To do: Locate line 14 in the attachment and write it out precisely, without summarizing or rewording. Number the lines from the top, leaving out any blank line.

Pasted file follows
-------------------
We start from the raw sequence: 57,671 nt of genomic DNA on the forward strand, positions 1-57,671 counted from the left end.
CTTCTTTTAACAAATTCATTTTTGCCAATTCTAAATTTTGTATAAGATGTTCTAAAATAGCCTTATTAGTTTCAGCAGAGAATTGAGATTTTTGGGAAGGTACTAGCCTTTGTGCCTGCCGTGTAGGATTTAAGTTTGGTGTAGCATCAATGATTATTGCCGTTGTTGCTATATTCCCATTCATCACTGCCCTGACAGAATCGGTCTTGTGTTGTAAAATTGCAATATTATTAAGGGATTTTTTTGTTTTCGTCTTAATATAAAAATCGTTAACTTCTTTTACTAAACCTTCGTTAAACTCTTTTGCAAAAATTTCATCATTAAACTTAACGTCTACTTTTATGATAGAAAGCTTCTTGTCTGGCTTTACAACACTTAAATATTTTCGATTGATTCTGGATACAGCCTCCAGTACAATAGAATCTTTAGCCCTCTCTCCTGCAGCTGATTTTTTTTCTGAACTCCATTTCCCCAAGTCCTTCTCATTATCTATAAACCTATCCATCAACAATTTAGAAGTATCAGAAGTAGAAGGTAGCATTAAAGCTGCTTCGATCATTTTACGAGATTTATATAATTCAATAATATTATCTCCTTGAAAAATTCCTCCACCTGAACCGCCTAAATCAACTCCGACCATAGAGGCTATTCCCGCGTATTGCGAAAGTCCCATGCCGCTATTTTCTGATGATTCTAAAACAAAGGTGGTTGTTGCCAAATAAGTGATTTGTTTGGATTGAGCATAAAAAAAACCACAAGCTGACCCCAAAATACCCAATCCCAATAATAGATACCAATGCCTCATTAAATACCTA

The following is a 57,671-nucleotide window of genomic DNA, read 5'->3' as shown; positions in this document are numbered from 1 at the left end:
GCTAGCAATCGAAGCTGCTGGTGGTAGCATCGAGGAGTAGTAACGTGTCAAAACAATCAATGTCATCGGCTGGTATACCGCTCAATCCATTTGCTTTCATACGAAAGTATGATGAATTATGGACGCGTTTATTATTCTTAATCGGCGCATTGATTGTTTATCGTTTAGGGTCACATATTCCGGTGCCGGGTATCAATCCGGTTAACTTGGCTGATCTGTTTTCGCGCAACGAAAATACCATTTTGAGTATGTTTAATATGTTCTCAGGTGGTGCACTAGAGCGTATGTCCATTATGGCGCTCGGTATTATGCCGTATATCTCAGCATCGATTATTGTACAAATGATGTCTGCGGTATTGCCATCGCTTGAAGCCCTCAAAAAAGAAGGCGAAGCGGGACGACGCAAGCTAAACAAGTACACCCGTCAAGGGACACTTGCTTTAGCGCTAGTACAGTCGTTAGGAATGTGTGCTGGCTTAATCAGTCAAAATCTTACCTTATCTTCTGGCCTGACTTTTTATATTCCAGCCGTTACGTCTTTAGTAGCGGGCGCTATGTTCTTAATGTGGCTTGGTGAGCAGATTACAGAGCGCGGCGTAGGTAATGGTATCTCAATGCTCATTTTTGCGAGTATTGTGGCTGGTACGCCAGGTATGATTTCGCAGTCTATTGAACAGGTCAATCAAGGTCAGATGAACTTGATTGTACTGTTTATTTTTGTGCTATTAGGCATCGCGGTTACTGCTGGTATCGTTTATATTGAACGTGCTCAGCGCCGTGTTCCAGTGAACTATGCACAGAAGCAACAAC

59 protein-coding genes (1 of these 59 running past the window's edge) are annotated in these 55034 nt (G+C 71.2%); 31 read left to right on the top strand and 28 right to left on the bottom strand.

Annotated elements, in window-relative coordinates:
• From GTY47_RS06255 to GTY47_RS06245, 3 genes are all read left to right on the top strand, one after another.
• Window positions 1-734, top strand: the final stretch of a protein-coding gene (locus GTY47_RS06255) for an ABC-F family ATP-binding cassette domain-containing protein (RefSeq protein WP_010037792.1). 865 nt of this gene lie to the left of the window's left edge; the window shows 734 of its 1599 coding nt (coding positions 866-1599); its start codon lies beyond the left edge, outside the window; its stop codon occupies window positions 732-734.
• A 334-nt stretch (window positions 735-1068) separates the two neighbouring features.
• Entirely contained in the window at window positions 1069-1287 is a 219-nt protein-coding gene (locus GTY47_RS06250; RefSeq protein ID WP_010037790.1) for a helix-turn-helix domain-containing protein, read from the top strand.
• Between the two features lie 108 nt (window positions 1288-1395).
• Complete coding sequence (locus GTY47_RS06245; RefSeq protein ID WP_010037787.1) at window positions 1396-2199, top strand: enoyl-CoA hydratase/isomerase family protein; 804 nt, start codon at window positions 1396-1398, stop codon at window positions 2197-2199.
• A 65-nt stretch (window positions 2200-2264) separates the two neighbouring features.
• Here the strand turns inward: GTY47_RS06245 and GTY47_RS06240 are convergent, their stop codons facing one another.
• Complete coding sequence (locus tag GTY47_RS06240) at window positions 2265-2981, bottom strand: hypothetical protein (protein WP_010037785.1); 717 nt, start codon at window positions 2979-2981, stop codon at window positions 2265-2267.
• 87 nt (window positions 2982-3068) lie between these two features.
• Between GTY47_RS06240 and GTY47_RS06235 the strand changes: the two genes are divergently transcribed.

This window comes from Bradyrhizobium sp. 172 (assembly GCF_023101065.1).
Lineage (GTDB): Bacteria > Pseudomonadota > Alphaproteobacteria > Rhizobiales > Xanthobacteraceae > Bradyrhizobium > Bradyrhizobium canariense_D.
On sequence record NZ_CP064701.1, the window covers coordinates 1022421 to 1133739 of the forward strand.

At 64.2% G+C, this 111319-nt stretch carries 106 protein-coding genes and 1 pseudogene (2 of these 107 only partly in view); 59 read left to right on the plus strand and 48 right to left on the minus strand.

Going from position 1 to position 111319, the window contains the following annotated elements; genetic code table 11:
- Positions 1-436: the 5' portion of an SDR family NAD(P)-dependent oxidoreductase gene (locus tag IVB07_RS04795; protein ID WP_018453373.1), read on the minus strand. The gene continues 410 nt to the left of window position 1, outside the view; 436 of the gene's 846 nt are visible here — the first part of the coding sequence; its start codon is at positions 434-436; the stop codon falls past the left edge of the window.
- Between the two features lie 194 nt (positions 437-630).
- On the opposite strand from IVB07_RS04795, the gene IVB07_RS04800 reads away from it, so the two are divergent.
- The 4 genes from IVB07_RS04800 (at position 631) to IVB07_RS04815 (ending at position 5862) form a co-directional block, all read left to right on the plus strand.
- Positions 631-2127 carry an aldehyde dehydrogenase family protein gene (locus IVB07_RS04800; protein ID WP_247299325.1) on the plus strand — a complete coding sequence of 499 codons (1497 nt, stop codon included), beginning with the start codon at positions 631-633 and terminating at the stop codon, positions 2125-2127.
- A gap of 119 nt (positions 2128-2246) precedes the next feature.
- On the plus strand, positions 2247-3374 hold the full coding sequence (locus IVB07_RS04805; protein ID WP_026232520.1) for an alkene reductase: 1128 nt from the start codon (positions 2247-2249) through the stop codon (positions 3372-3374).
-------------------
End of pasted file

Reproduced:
• Here the strand turns inward: GTY47_RS06245 and GTY47_RS06240 are convergent, their stop codons facing one another.